Historical Fiscal Cliffs

Liars figure and half-truths are all lies.Anonymous Curmudgeon

I'm going to tell you about figures and how they apply to economics. I'm also going to tell you about historical “Fiscal Cliffs”. My intent is to be a reporter as opposed to an opinion writer, and I will try to relate conflicting opinions on issues that are controversial. First some definitions.

A Fiscal Cliff is a common expression that describes a sudden and extreme downturn in the economy. The National Debt is the total financial obligations of the central government of a nation. One could say that while a Recession refers to the economy "falling down," a Depression is a matter of "not being able to get back up."

Common political knee-jerk talking points refer to the national debt by its raw numbers or Gross National Debt and do not take into account national debt as a percentage of the Gross Domestic Product (GDP) or total value of goods produced and services provided in a country during one year.

Certainly it is a half-truth to talk about the national debt without talking about the sheer power of our wonderful country’s economic engine....

If the stock market – which is currently about 16,000 – was to fall by 40 points today, no one would bat an eye. Yet a drop of 38 points in one day in 1929 was considered catastrophic. If you apply for a loan to buy a house, the amount of the loan is compared to your income. The GDP is the income of the US. It's all relative.

As I write in 2014 our country has been through a long period of economic downturn. US total debt in terms of percent of GDP is the highest in 60 years, but is still lower than what it was at the end of World War II. In 1945 US national debt was 113% of GDP, whereas it is now 73% of GDP. In addition, the economies of many of our trading partners where in a shambles at the end of the war, lessening the stimulative effects of trade. Yet by 1960 that debt had been cut in half.

The fear of a fiscal cliff caused the US Business Community to pressure conservative lawmakers for an end to the recent government shutdown standoff.

I have been inspired by family oral history and have researched three fiscal cliffs.

My parents and grandparents lived through both the Great Depression and World War II. The depression is seen by most as having begun in 1929 and lasting until World War II brought almost full employment to the US. In Rural America, a recession began in the early 1920's with a downturn in prices of agricultural products. Regional rural recessions and migration from rural areas is considered one of the factors leading to the Stock Market Crash of 1929.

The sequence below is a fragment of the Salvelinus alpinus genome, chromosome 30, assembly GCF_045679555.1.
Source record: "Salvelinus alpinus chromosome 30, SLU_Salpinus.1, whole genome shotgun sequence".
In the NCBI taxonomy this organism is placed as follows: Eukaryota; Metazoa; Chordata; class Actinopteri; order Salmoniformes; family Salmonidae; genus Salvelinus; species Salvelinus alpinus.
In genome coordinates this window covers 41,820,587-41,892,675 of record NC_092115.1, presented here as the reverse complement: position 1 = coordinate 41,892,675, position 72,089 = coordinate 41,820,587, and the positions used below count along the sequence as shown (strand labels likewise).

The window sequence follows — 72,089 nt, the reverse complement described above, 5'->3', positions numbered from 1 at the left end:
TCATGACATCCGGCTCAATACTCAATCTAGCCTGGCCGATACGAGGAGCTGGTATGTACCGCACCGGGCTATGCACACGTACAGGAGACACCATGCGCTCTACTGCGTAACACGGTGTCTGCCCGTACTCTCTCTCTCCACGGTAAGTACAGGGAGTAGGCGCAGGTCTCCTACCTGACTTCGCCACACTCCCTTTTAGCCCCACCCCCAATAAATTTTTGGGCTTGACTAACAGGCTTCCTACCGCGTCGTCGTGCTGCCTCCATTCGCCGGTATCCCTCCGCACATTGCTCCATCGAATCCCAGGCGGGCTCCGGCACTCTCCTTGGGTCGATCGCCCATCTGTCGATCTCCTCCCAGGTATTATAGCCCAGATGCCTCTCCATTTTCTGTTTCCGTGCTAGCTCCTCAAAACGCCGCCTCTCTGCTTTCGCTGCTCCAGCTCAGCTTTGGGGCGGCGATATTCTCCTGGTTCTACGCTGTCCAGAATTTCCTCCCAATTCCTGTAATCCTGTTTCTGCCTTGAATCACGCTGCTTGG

My parents and grandparents were Democrats or affiliated with the Democratic party. In today's terms they would be called "Blue Dogs" for their fiscal conservatism and wariness of both big government and big business. Although they might have voted for Franklin Roosevelt they weren't fervent fans of his administration.

My father told me cycles of economic boom and bust had occurred in the US since its very beginning. My research confirms that. Herbert Hoover is remembered in a knee-jerk way as a failed President who made missteps that led to the Great Depression. Many would disagree. Until 1929 economic downturns were temporary and self-correcting.

I will call the plunge in the Stock Market of 1929 the first fiscal cliff of our discussion. Although similar panics and economic contractions had occurred, it was one of the most extreme. On October 24th, 1929 the Stock Market dropped by 11%. On October 28th and 29th 25% of value was lost. Imagine the Stock Market today losing 6000 points in five days! In the next 30 months the Stock Market shrunk to 11% of its highest previous value.

Many of the relief efforts of the Roosevelt Administration were actually started in the Hoover Administration. Some opinions list one of Hoover's attempts at recovery to be the Smoot-Hawley Act which was a tariff or tax on imported goods. Other research refutes that assertion. Smoot-Hawley was opposed by Hoover. Many consider it to be one of the worst political and economic blunders in history.